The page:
Truple Logo Truple Support
search  /  articles  /  android  /  android-incognito-private-browser-alerts

Incognito / Private browser alerts

Example alert for incognito / private browser on Android

Last updated: October 6, 2021

Truple will capture screenshots when incognito or private browsing mode is used across all platforms except on Android.


The Truple app analyzes each screenshot to determine if incognito or private mode was used when the screenshot was taken. If it detects that incognito/private browsing was in use, it will immediately send a tamper email out to all email recipients (accountability partners) including the website that was being visited while incognito mode was used. Below you can see an example of what the email looks like.

Truple provides complete internet accountability on Android as well, so every website visited is always captured and reviewable by accountability partners.

~2 years ago Google Chrome started using the Secure Flag whenever incognito/private mode is used on Android. No other platform currently behaves this way. Since that time a number of other browsers have followed suit. When the secure flag is declared no app or user can capture the contents of the screen (even you can't, try it out!). It's typically used for banking and financial apps--with good reason.

Legitimate Incognito Uses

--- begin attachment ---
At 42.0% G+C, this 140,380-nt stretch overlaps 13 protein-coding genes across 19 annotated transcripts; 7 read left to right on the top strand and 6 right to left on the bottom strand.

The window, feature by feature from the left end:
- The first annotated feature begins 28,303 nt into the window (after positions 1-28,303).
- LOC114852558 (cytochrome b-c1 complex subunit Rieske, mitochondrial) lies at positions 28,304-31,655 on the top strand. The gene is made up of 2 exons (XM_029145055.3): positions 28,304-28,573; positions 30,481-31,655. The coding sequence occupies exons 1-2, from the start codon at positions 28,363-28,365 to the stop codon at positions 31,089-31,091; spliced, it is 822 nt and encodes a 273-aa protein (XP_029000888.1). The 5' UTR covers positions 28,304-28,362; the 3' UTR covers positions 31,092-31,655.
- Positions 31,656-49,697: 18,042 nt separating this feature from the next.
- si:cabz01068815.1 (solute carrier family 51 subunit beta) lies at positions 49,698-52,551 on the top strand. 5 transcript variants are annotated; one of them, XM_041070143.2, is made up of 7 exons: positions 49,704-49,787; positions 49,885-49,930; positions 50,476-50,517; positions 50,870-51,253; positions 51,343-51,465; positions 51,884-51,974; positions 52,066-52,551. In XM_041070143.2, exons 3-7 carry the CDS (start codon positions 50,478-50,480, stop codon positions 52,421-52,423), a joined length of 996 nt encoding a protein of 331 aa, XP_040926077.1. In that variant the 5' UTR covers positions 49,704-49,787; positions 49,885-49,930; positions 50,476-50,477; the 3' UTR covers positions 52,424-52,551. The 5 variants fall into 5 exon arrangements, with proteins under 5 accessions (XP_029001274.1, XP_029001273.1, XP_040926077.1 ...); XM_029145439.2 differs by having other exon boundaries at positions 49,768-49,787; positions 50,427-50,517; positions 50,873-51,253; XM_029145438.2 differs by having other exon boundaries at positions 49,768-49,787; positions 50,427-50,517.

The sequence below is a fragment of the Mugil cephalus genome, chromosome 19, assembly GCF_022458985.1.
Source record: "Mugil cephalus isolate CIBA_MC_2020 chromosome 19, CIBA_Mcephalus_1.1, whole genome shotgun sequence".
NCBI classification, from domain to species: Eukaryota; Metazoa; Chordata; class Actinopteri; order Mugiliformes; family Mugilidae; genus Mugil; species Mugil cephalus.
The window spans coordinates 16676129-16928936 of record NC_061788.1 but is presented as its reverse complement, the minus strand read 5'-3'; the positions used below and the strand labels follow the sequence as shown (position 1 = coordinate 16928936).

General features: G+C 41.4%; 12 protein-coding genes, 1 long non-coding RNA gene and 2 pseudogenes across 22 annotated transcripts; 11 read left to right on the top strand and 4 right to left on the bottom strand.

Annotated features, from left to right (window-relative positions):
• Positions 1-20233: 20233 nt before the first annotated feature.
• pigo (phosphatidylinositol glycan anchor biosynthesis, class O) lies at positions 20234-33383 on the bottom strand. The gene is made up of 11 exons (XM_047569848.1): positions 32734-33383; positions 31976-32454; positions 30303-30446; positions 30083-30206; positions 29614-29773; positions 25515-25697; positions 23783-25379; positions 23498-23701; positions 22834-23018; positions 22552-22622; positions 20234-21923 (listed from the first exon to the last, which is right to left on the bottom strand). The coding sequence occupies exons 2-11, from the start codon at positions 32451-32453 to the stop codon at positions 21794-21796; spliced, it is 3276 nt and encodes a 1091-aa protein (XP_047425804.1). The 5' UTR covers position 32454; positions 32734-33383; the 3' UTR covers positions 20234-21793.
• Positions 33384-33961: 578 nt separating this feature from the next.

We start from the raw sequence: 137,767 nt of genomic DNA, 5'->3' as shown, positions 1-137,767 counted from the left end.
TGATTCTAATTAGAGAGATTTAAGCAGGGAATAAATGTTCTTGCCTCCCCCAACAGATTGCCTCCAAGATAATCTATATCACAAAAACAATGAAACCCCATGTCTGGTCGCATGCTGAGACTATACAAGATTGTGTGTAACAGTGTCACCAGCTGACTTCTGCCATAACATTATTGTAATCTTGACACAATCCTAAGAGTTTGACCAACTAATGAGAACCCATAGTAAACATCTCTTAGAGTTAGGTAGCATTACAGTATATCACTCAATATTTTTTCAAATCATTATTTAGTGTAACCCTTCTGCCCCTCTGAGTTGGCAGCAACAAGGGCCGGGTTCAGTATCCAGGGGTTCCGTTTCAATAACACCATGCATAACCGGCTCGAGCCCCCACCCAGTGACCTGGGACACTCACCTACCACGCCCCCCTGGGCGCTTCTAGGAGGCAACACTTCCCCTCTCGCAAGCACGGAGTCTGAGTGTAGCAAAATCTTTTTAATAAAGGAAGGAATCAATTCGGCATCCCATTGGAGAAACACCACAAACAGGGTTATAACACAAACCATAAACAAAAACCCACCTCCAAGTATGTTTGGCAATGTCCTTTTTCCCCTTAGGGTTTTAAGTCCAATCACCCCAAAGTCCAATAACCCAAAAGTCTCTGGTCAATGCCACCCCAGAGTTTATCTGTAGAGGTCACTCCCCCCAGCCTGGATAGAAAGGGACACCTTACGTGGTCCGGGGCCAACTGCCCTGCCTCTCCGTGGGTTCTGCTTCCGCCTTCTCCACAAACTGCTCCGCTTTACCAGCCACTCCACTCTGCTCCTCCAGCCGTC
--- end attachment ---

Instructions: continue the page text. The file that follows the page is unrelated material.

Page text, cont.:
Sometimes there are legitimate reasons to use incognito mode. Firefox on Android has yet to declare the secure flag when private mode is used. We recommend you use it if you wish to have a good private/incognito experience while using Truple.

False positive incognito alerts

Truple needs to analyze screenshots in order to identify incognito/private browser use. It looks for a specific pattern within the screenshot--primarily a mostly black screen. There are times when phones can "glitch" and produce a screenshot that looks identical to an incognito/private browser screenshot, even though incognito wasn't being used. This will result in false positive alerts being sent out. From what we've seen this happens rarely when it does happen, and we'd prefer to deal with the false positive alerts (which contain the website being visited within them when possible) instead of not alerting at all. We'll continue to look for ways to improve the accuracy, but for now false positives, while rare, can occur. When they do have accountability partners check the website being visited and as long as it's clean then there's nothing to worry about.

Still need help?